“You should be in good physical condition before beginning this or any martial arts program,” warns Forrest Griffin, in the book, Got Fight? The 50 Zen Principles of Hand-to-Face Combat.
Beyond the fitness test, the book then moves on to a questionnaire of caveman-like ethics, followed by ways to improve manliness. This includes improving one’s skills as a repairman, mechanic, beer drinker, chef, and hunter.
After a series of jokes, Forrest Griffin gets into some actual fundamentals. Griffin considers running or plyometrics as icing on the cake. Instead, he does a pyramid type of sparring where he lies down and faces new opponents one after the other.
Griffin writes, “I’m not saying you shouldn’t go running… I’m saying that you should go running after you have gotten your sports-specific training out of the way.”
Likewise, when it comes to work inside the octagon, he looks at moves like a chess game or billiards match. “If your opponent’s back is up against the fence, he is vulnerable to your attacks,” he writes.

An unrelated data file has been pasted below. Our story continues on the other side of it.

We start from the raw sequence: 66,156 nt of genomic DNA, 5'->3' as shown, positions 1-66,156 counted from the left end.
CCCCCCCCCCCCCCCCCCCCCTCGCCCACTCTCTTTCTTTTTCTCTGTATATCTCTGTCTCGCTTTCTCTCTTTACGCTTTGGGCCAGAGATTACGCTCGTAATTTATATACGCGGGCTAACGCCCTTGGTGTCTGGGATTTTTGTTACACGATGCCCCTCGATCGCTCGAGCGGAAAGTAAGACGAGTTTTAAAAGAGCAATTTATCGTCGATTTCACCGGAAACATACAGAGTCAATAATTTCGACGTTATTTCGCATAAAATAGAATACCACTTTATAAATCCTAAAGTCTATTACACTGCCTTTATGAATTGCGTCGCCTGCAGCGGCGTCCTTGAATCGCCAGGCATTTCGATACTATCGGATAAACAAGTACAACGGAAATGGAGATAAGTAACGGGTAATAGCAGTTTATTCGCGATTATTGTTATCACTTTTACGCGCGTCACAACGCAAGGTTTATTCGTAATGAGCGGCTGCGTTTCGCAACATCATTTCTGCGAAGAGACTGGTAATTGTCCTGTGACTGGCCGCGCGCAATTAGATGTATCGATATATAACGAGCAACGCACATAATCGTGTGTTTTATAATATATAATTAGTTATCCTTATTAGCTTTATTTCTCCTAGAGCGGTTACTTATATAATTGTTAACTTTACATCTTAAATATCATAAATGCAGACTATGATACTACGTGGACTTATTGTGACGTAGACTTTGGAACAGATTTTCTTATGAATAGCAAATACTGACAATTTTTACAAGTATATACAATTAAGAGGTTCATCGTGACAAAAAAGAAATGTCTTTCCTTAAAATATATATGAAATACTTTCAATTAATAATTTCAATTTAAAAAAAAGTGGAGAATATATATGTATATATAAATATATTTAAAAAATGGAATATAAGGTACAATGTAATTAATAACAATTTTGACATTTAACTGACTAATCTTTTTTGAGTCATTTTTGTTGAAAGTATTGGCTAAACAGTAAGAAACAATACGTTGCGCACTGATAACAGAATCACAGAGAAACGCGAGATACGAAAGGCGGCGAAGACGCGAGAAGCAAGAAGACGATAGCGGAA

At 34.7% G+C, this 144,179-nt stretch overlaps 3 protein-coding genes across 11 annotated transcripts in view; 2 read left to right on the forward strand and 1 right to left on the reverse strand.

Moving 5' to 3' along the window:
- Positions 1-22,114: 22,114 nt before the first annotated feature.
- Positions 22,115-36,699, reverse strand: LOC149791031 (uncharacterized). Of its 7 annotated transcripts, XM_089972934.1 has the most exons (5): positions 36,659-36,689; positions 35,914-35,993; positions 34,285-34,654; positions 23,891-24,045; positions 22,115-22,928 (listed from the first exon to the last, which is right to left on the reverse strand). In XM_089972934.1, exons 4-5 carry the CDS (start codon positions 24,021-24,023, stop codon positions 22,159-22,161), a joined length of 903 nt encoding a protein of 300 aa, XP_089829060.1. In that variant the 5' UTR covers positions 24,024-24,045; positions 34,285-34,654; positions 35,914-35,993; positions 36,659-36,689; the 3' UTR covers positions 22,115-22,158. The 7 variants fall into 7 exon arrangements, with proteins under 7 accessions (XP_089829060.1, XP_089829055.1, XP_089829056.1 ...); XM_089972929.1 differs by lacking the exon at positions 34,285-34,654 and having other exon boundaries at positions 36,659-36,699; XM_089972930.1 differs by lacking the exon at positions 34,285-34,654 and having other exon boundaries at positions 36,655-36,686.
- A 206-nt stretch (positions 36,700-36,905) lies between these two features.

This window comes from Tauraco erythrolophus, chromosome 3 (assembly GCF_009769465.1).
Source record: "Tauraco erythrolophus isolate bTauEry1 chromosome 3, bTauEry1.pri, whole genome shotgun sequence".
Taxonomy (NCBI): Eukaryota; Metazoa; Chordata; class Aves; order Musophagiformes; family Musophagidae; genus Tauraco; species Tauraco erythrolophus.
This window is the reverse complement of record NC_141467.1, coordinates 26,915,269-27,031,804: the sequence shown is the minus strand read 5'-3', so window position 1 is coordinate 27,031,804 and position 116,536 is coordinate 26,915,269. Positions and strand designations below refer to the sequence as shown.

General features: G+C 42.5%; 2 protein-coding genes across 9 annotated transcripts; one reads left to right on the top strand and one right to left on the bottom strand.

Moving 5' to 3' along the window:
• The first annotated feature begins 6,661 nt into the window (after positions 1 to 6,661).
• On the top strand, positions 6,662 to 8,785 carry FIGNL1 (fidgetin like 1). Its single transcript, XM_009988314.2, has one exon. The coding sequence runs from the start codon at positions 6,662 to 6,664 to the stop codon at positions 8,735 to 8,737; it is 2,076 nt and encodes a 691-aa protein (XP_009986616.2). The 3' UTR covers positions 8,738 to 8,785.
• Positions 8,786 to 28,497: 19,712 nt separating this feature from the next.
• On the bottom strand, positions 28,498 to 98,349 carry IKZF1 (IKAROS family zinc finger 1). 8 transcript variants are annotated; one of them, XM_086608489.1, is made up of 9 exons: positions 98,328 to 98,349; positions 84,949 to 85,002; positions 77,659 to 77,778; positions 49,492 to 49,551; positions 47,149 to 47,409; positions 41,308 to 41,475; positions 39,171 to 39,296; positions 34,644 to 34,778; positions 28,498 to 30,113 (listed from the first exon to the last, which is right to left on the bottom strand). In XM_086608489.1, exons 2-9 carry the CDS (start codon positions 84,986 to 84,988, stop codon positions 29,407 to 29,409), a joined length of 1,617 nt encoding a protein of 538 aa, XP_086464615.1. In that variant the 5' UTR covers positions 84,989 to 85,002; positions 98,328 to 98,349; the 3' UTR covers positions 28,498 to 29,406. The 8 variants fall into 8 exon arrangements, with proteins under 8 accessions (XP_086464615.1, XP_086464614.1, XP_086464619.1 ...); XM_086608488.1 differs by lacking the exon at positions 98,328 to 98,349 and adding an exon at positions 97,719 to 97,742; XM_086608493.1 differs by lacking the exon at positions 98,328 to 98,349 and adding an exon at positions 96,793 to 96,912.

“As a result, the goal in any fight is to cut angles using footwork to force your opponent to step to the outside of that black line. This might sound easy, but it’s often very difficult,” concludes the fighter.
In the end, the book is full of wisdom from a guy who has been hit in the face as often he’s hit others in the face (an alternate title was Who Moved My Nose?).
His level of confidence, ballsy humor, and visualization will apply to various professions, training, or hobbies while being a flat-out fun read.